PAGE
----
Quaid-e-Azam, Muhammad Ali Jinnah was born on 25th December 1876 at Vazeer Mansion
Karachi, was the first of seven children of Jinnahbhai, a prosperous merchant. After being
taught at home, Jinnah was sent to the Sindh Madrasasah High School in 1887. Later he
attended the Mission High School, where, at the age of 16, he passed the matriculation
examination of the University of Bombay. On the advice of an English friend, his father
decided to send him to England to acquire business experience. Jinnah, however, had made
up his mind to become a barrister. In keeping with the custom of the time, his parents
arranged for an early marriage for him before he left for England.


In London he joined Lincoln’s Inn, one of the legal societies that prepared students for
the bar. In 1895, at the age of 19, he was called to the bar. While in London Jinnah
suffered two severe bereavements—the deaths of his wife and his mother. Nevertheless, he
completed his formal studies and also made a study of the British political system,
frequently visiting the House of Commons. He was greatly influenced by the liberalism of
William E. Gladstone, who had become Prime Minister for the fourth time in 1892, the year
of Jinnah’s arrival in London. Jinnah also took a keen interest in the affairs of India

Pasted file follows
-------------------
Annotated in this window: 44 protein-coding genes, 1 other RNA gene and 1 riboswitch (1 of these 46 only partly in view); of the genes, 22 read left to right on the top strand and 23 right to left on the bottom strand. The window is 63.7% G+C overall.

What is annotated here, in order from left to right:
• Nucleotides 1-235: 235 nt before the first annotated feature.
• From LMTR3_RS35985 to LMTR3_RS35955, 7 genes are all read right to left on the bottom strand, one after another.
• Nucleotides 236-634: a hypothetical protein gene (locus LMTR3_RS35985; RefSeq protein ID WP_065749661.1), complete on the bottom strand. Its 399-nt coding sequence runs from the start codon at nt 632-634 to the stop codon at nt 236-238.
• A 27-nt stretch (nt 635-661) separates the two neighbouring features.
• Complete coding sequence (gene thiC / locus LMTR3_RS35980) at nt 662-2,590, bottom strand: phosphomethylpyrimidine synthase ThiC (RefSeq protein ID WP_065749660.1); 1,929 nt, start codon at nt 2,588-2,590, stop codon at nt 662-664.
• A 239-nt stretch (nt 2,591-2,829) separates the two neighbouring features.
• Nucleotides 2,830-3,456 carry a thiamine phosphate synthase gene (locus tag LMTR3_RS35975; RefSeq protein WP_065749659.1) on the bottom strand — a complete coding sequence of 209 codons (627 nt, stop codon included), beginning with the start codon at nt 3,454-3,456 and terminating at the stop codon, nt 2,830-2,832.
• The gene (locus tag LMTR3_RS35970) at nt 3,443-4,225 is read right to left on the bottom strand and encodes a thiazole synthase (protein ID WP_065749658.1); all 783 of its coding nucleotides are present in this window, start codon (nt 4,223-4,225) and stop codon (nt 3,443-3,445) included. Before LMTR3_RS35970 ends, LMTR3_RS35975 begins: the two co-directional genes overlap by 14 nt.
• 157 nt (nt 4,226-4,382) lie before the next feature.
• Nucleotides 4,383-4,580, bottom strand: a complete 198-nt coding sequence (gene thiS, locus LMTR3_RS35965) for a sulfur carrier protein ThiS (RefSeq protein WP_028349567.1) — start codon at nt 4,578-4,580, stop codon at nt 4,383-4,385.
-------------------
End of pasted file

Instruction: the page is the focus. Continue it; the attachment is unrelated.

and in Indian students. When the Parsi leader Dadabhai Naoroji, a leading Indian
nationalist, ran for the English Parliament, Jinnah and other Indian students worked day
and night for him. Their efforts were crowned with success, and Naoroji became the first
Indian to sit in the House of Commons.


When Jinnah returned to Karachi in 1896, he found that his father's business had suffered
losses and that he now had to depend on himself. He decided to start his legal practice in
Bombay, but it took him years of work to establish himself as a lawyer.


It was nearly 10 years later that he turned toward active politics. A man without hobbies,
his interest became divided between law and politics. Nor was he a religious zealot: he
was a Muslim in a broad sense and had little to do with sects. His interest in women was
also limited to Ruttenbai—the daughter of Sir Dinshaw Petit, a Bombay Parsi
millionaire—whom he married over tremendous opposition from her parents and others. The
marriage proved an unhappy one. It was his sister Fatima who gave him solace and company.